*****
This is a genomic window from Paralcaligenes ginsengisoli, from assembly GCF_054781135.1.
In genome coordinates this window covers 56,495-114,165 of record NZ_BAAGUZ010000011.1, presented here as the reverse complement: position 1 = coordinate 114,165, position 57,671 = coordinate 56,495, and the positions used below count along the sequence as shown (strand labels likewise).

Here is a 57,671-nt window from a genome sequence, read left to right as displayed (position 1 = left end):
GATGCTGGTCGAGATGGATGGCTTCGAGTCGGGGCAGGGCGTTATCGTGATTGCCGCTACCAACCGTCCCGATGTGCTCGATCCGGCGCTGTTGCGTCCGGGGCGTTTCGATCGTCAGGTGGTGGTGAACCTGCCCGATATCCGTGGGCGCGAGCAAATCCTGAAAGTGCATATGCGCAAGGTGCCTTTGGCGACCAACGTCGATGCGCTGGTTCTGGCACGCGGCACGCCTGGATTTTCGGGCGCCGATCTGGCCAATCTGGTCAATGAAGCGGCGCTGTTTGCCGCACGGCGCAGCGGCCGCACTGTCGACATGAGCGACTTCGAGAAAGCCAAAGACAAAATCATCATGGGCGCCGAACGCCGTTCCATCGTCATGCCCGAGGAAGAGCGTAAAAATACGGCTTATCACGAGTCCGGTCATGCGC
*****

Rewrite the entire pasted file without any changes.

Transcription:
This is a genomic window from Paralcaligenes ginsengisoli, from assembly GCF_054781135.1.
In genome coordinates this window covers 56,495-114,165 of record NZ_BAAGUZ010000011.1, presented here as the reverse complement: position 1 = coordinate 114,165, position 57,671 = coordinate 56,495, and the positions used below count along the sequence as shown (strand labels likewise).

Here is a 57,671-nt window from a genome sequence, read left to right as displayed (position 1 = left end):
GATGCTGGTCGAGATGGATGGCTTCGAGTCGGGGCAGGGCGTTATCGTGATTGCCGCTACCAACCGTCCCGATGTGCTCGATCCGGCGCTGTTGCGTCCGGGGCGTTTCGATCGTCAGGTGGTGGTGAACCTGCCCGATATCCGTGGGCGCGAGCAAATCCTGAAAGTGCATATGCGCAAGGTGCCTTTGGCGACCAACGTCGATGCGCTGGTTCTGGCACGCGGCACGCCTGGATTTTCGGGCGCCGATCTGGCCAATCTGGTCAATGAAGCGGCGCTGTTTGCCGCACGGCGCAGCGGCCGCACTGTCGACATGAGCGACTTCGAGAAAGCCAAAGACAAAATCATCATGGGCGCCGAACGCCGTTCCATCGTCATGCCCGAGGAAGAGCGTAAAAATACGGCTTATCACGAGTCCGGTCATGCGC